Looking at the cover of your favorite cookbook or food magazine, it's hard for your mouth not to water. Unless, of course, you know what sort of decidedly non-tasty "ingredients" go into making your favorite foods camera-ready. Here are 11 of them.
Milk makes cereal soggy, but those corn flakes will stay crunchy when bathed in white glue. Yogurt or shampoo will also do the trick.
2. COTTON BALLS
A piping hot dish looks tasty when steam is billowing, but it’s hard to maintain. As a fix, photographers will soak a cotton ball or tampon in water, microwave it, and then hide it in the frame to create that smoky effect.
3. SHOE POLISH
Most meat products aren’t cooked because they shrivel. Instead, steaks and burgers are seared with a blowtorch. Grill marks are added with a branding iron, and shoe polish or varnish creates a succulent sheen.
4. AND 5. CARDBOARD AND TOOTHPICKS
Prop burgers are supported with layers of cardboard, while toothpicks or pins keep the garnishes in place.
If a product looks cold or icy, it’s likely covered in glycerin. A sugar alcohol, glycerin subs in for condensation on shoots, making the sweat on beer bottles and the moisture on salads.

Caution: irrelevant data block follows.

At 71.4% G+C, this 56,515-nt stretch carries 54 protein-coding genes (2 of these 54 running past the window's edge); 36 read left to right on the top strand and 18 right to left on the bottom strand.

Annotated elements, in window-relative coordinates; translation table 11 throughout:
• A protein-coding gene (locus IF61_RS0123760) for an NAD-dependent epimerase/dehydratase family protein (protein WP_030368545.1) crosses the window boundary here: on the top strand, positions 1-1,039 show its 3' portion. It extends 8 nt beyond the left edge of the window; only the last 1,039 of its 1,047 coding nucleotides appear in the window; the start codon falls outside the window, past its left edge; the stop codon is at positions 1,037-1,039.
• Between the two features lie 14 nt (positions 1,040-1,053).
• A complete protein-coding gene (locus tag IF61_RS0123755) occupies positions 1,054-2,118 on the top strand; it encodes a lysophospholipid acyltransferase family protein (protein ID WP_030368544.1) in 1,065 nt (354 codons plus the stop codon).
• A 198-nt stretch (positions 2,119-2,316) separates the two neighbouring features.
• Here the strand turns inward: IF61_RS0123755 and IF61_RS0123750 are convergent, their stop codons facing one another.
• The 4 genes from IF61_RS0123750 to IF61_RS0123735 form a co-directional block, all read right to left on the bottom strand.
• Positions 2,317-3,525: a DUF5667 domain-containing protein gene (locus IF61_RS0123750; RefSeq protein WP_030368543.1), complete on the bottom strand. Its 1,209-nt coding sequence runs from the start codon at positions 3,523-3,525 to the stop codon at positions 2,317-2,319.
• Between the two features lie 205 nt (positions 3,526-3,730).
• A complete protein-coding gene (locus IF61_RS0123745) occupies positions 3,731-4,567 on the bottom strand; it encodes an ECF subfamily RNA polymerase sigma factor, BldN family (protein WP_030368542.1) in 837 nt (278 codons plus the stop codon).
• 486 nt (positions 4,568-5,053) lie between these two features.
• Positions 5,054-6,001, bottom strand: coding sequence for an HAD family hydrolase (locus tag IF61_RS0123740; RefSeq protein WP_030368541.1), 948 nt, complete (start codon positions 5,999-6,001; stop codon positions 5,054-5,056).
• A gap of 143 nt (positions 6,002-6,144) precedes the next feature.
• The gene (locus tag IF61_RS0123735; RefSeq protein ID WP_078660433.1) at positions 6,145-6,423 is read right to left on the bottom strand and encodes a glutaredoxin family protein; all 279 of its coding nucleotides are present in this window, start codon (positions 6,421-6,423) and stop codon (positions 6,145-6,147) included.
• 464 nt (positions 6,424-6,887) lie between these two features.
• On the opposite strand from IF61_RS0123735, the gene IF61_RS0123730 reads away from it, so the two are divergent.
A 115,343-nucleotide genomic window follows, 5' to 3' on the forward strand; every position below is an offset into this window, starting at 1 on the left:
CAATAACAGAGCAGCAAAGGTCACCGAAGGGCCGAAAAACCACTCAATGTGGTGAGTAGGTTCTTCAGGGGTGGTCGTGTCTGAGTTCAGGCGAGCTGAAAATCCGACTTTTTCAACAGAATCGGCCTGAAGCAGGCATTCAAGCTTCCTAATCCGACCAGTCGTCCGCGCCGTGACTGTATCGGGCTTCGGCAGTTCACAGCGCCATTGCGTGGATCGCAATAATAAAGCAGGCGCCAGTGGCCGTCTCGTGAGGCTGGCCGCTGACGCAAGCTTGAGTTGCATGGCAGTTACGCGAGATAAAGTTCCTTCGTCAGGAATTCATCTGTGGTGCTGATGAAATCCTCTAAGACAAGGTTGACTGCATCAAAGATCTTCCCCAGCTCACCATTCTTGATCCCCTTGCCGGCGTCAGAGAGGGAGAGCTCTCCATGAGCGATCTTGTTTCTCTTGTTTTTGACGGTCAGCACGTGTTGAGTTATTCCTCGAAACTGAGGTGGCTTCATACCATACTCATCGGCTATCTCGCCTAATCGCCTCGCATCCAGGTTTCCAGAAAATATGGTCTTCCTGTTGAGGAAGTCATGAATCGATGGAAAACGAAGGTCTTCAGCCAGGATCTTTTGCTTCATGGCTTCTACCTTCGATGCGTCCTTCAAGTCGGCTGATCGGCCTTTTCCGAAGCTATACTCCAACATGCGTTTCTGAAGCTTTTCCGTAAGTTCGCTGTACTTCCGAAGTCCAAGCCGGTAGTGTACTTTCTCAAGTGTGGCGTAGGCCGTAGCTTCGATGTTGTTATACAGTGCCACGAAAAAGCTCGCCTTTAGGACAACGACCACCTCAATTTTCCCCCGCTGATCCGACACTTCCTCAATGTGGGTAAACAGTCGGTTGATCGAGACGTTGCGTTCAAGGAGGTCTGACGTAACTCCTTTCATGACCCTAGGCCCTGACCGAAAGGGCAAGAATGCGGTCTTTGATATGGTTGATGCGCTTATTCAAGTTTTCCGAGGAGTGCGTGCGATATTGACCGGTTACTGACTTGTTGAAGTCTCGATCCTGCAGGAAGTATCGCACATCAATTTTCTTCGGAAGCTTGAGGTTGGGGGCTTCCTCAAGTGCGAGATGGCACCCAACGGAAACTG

7. DISH SOAP
Soda needs lots of bubbles. A little antacid tablet typically gets the stuff churning, while dish soap creates larger surface bubbles.
That delicious bunch of grapes has a matte look because it’s coated in hairspray.
9. MOTOR OIL
Pancakes absorb syrup like a sponge. To prevent this, food stylists will coat a stack of flapjacks with aerosol fabric protector. And since maple syrup isn’t as appetizing under bright lights, some photographers prefer motor oil.
10. PAPER TOWELS
Ice cream syrup tends to droop, so photographers cut out pieces of paper towel, lay them onto the ice cream, and then cover the patches with syrup, which stays in place.
11. MASHED POTATOES
Speaking of ice cream, which melts under hot lights: mashed potatoes are dyed different colors and then shaped into scoops to look like they came from a creamery. Taters are also injected to plump up roasts and baked into pies to prevent slices from falling apart.
A version of this story appeared in Mental Floss magazine.